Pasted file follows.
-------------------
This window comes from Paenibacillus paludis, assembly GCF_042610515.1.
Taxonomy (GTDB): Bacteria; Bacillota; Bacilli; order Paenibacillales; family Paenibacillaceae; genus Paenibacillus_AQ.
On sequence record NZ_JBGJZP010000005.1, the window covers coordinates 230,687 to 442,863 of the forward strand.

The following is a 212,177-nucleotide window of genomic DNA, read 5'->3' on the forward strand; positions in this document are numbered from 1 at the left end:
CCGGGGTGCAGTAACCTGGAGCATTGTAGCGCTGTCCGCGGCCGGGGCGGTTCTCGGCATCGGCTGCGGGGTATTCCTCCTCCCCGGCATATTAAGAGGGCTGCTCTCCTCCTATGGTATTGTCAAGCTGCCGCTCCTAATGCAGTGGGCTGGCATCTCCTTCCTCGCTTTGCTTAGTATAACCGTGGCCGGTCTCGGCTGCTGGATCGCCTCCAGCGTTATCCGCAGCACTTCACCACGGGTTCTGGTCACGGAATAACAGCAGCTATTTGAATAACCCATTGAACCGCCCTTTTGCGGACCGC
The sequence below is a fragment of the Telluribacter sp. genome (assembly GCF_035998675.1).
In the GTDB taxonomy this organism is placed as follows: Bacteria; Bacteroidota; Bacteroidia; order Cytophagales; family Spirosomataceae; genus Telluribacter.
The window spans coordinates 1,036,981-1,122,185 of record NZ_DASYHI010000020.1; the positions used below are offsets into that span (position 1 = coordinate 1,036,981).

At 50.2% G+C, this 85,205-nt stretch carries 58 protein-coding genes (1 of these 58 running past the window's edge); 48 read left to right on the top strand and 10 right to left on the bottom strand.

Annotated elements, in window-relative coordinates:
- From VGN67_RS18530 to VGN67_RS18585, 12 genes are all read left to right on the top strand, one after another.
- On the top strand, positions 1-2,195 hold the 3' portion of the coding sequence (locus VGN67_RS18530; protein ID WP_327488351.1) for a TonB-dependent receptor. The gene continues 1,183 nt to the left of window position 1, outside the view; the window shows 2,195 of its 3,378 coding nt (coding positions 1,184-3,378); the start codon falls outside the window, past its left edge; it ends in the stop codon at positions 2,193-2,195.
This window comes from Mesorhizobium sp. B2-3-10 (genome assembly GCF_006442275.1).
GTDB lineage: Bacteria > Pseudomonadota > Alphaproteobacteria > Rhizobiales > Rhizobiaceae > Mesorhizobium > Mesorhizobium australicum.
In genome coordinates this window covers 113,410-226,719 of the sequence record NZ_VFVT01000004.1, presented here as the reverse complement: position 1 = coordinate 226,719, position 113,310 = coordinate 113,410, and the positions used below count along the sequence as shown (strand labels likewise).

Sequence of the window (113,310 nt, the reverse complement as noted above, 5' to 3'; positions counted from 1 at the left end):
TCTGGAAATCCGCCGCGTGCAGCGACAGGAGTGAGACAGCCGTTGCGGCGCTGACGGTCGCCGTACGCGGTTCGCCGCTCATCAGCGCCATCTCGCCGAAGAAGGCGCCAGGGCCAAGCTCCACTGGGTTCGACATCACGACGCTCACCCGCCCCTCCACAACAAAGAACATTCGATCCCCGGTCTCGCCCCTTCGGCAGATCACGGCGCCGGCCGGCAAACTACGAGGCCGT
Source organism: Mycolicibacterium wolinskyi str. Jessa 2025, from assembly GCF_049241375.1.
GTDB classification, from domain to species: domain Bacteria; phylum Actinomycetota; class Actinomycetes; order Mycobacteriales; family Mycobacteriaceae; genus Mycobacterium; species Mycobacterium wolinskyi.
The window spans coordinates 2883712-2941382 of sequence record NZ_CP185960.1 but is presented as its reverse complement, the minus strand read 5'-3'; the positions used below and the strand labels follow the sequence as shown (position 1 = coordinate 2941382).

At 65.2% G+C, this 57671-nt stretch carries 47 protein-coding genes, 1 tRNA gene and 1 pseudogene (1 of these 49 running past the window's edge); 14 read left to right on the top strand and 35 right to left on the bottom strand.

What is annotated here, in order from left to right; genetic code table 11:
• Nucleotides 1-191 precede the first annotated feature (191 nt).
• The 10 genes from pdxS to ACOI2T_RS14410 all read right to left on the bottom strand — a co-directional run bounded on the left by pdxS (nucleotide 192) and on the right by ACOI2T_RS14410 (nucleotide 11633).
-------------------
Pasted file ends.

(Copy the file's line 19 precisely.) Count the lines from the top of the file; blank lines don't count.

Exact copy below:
GTDB classification, from domain to species: domain Bacteria; phylum Actinomycetota; class Actinomycetes; order Mycobacteriales; family Mycobacteriaceae; genus Mycobacterium; species Mycobacterium wolinskyi.